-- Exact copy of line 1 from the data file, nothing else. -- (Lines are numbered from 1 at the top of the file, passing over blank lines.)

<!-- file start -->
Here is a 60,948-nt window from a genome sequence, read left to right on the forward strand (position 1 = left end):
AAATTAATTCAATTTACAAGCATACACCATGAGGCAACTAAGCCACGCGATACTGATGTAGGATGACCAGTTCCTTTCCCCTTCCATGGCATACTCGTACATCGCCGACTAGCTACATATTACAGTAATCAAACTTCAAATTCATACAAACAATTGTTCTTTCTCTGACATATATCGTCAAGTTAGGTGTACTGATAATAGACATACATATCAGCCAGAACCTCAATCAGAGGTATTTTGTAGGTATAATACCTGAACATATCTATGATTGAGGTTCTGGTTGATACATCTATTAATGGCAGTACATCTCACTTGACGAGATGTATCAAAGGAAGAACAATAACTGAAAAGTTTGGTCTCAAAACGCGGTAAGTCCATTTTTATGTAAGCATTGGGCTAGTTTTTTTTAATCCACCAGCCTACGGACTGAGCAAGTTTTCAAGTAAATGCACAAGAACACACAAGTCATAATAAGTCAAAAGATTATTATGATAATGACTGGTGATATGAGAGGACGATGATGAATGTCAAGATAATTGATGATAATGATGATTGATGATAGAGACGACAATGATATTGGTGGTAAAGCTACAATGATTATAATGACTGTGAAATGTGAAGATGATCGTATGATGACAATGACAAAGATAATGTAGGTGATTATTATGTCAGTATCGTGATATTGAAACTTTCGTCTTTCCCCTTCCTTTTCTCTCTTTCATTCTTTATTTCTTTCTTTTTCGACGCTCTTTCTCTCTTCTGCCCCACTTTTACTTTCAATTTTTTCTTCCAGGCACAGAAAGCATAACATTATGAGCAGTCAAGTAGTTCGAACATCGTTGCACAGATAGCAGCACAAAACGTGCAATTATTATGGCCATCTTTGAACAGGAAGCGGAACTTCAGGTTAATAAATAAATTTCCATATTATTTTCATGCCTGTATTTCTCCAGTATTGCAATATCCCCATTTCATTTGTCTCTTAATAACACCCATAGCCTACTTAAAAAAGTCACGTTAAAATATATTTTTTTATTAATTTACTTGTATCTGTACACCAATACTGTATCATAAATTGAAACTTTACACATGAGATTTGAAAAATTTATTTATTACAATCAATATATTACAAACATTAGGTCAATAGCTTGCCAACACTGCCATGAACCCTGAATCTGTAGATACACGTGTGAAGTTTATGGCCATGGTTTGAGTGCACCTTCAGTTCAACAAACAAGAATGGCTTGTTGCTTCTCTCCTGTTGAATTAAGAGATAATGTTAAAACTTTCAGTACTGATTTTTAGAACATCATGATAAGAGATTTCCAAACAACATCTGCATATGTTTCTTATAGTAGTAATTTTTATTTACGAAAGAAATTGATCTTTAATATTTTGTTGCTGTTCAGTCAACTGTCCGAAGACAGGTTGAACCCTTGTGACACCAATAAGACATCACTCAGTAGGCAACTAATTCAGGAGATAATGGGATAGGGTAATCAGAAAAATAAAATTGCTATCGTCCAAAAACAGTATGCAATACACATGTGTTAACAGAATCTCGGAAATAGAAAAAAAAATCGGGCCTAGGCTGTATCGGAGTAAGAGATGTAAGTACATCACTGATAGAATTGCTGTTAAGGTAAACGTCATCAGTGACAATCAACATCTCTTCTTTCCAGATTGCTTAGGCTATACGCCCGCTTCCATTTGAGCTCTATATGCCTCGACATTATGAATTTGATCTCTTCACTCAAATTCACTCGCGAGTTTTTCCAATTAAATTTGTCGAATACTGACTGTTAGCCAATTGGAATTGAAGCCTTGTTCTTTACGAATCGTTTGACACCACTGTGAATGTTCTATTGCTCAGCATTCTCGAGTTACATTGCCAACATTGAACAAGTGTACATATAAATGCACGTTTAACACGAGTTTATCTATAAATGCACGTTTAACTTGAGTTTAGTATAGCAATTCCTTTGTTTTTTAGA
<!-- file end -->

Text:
Here is a 60,948-nt window from a genome sequence, read left to right on the forward strand (position 1 = left end):